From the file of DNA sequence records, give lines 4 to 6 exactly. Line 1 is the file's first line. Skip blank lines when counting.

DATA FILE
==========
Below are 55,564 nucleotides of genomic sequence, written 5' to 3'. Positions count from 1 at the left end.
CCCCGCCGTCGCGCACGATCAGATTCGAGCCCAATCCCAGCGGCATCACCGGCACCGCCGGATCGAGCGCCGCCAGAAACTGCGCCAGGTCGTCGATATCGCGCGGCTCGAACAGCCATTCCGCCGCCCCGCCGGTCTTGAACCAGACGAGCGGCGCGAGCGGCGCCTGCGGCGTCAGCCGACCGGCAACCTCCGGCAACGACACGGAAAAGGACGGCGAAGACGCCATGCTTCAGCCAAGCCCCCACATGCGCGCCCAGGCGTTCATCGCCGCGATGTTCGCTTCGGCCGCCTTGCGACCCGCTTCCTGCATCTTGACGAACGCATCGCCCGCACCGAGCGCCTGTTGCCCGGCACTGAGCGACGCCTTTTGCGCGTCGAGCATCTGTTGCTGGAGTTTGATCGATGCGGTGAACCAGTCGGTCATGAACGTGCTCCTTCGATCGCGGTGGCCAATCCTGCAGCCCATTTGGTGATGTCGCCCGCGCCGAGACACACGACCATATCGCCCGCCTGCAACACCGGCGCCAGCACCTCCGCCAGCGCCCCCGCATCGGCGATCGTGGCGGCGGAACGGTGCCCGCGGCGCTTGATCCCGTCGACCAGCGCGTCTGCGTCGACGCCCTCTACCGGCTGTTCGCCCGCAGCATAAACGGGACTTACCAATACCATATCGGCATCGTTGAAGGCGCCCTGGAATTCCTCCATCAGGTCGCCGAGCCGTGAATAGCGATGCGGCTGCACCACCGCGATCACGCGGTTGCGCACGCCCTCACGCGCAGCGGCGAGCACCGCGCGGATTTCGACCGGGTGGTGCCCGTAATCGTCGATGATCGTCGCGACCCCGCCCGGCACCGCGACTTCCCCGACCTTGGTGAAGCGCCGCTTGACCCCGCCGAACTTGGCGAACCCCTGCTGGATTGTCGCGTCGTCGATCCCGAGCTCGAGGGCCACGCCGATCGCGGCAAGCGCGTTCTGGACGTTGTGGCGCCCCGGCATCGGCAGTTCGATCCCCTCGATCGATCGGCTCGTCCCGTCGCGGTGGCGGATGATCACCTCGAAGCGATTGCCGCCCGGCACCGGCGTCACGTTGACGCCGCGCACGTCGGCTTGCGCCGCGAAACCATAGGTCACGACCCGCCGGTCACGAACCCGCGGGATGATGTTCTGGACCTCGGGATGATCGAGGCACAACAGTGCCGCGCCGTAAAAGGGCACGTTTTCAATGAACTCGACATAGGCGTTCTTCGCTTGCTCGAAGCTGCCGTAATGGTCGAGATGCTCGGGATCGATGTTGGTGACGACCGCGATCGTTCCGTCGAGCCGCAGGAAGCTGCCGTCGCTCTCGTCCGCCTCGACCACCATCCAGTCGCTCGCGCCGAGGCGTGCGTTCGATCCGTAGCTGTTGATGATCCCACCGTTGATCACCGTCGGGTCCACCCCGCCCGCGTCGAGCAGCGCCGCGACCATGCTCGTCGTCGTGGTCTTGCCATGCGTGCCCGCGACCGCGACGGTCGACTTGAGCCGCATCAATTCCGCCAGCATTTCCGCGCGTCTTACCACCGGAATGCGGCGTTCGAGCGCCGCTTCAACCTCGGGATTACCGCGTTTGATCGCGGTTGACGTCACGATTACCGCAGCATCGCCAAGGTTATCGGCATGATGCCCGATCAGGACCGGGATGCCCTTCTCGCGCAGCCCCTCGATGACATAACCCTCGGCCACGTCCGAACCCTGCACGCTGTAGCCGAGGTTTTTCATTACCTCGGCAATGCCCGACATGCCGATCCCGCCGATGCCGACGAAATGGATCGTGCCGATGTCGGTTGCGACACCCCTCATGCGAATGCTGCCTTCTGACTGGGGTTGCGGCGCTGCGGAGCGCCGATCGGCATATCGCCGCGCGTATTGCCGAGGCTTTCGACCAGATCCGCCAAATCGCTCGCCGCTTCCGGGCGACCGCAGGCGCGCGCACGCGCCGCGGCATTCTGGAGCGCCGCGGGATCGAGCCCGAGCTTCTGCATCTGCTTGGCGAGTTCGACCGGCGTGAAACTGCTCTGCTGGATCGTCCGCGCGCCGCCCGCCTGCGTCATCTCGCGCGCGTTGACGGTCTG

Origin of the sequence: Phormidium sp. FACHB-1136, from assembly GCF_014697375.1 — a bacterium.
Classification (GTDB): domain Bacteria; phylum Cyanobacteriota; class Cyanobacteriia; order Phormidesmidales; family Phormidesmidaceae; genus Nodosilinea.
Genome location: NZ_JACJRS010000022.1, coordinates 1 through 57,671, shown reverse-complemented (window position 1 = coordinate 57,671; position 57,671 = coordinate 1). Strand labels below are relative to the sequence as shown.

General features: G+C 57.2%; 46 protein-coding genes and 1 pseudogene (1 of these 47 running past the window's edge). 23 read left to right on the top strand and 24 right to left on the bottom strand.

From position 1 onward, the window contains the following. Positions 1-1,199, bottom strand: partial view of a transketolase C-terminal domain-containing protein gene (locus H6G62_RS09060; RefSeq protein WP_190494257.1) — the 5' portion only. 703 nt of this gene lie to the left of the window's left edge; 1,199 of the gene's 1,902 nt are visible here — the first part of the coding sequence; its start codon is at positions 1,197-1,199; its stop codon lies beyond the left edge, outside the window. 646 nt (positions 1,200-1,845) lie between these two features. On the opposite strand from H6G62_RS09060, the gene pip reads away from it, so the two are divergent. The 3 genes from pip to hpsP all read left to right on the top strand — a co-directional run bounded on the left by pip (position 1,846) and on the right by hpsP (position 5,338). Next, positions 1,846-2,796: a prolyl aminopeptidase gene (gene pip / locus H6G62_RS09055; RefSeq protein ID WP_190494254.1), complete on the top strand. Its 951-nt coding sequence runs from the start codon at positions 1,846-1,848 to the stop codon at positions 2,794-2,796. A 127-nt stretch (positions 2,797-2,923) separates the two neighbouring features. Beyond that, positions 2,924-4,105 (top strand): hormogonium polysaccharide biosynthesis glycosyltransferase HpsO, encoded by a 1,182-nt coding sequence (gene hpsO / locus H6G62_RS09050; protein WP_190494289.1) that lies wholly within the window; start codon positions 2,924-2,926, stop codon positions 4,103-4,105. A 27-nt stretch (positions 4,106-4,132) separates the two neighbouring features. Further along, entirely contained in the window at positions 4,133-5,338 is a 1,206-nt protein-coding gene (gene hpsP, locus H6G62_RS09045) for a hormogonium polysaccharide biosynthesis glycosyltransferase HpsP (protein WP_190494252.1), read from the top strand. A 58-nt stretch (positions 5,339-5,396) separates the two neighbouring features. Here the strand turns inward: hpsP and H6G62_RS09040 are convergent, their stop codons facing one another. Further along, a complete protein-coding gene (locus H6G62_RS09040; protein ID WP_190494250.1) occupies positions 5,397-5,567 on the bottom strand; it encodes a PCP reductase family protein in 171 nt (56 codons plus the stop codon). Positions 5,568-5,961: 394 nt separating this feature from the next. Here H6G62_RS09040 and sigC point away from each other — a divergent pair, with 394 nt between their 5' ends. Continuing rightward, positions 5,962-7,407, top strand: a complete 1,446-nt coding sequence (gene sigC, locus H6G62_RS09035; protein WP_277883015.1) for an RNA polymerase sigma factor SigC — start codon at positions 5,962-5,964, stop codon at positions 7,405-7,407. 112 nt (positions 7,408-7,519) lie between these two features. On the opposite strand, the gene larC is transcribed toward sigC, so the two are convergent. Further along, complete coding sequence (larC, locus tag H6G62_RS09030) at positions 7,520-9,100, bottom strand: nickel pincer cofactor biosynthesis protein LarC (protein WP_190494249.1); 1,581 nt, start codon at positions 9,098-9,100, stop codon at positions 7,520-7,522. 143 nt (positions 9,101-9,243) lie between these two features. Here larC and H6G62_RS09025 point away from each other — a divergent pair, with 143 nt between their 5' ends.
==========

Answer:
Classification (GTDB): domain Bacteria; phylum Cyanobacteriota; class Cyanobacteriia; order Phormidesmidales; family Phormidesmidaceae; genus Nodosilinea.
Genome location: NZ_JACJRS010000022.1, coordinates 1 through 57,671, shown reverse-complemented (window position 1 = coordinate 57,671; position 57,671 = coordinate 1). Strand labels below are relative to the sequence as shown.

General features: G+C 57.2%; 46 protein-coding genes and 1 pseudogene (1 of these 47 running past the window's edge). 23 read left to right on the top strand and 24 right to left on the bottom strand.